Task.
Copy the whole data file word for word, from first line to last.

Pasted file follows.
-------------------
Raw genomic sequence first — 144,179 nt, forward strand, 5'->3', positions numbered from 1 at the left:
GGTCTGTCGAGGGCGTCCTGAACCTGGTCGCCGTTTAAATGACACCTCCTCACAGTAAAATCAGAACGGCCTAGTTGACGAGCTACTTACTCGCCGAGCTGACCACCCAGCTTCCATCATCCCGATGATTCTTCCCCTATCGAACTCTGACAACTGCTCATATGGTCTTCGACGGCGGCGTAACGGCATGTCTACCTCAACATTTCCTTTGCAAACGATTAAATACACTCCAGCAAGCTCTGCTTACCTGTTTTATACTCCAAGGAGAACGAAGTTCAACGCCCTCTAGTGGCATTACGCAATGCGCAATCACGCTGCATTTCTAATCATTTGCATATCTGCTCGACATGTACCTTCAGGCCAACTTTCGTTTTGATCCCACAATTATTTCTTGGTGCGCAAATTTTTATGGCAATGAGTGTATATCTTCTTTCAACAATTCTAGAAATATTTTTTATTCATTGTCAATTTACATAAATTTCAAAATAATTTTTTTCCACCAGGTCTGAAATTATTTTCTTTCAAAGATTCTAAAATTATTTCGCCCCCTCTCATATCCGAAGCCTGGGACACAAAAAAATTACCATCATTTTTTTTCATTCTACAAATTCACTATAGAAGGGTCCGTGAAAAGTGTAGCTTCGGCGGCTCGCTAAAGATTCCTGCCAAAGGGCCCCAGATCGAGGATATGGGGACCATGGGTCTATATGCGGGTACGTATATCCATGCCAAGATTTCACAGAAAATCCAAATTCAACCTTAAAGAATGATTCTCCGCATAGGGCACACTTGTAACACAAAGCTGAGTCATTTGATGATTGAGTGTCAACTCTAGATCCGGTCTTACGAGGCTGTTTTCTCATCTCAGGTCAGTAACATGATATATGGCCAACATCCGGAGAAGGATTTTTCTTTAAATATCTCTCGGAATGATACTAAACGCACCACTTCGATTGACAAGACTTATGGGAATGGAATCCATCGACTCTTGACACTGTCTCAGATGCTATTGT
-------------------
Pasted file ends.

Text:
Raw genomic sequence first — 144,179 nt, forward strand, 5'->3', positions numbered from 1 at the left:
GGTCTGTCGAGGGCGTCCTGAACCTGGTCGCCGTTTAAATGACACCTCCTCACAGTAAAATCAGAACGGCCTAGTTGACGAGCTACTTACTCGCCGAGCTGACCACCCAGCTTCCATCATCCCGATGATTCTTCCCCTATCGAACTCTGACAACTGCTCATATGGTCTTCGACGGCGGCGTAACGGCATGTCTACCTCAACATTTCCTTTGCAAACGATTAAATACACTCCAGCAAGCTCTGCTTACCTGTTTTATACTCCAAGGAGAACGAAGTTCAACGCCCTCTAGTGGCATTACGCAATGCGCAATCACGCTGCATTTCTAATCATTTGCATATCTGCTCGACATGTACCTTCAGGCCAACTTTCGTTTTGATCCCACAATTATTTCTTGGTGCGCAAATTTTTATGGCAATGAGTGTATATCTTCTTTCAACAATTCTAGAAATATTTTTTATTCATTGTCAATTTACATAAATTTCAAAATAATTTTTTTCCACCAGGTCTGAAATTATTTTCTTTCAAAGATTCTAAAATTATTTCGCCCCCTCTCATATCCGAAGCCTGGGACACAAAAAAATTACCATCATTTTTTTTCATTCTACAAATTCACTATAGAAGGGTCCGTGAAAAGTGTAGCTTCGGCGGCTCGCTAAAGATTCCTGCCAAAGGGCCCCAGATCGAGGATATGGGGACCATGGGTCTATATGCGGGTACGTATATCCATGCCAAGATTTCACAGAAAATCCAAATTCAACCTTAAAGAATGATTCTCCGCATAGGGCACACTTGTAACACAAAGCTGAGTCATTTGATGATTGAGTGTCAACTCTAGATCCGGTCTTACGAGGCTGTTTTCTCATCTCAGGTCAGTAACATGATATATGGCCAACATCCGGAGAAGGATTTTTCTTTAAATATCTCTCGGAATGATACTAAACGCACCACTTCGATTGACAAGACTTATGGGAATGGAATCCATCGACTCTTGACACTGTCTCAGATGCTATTGT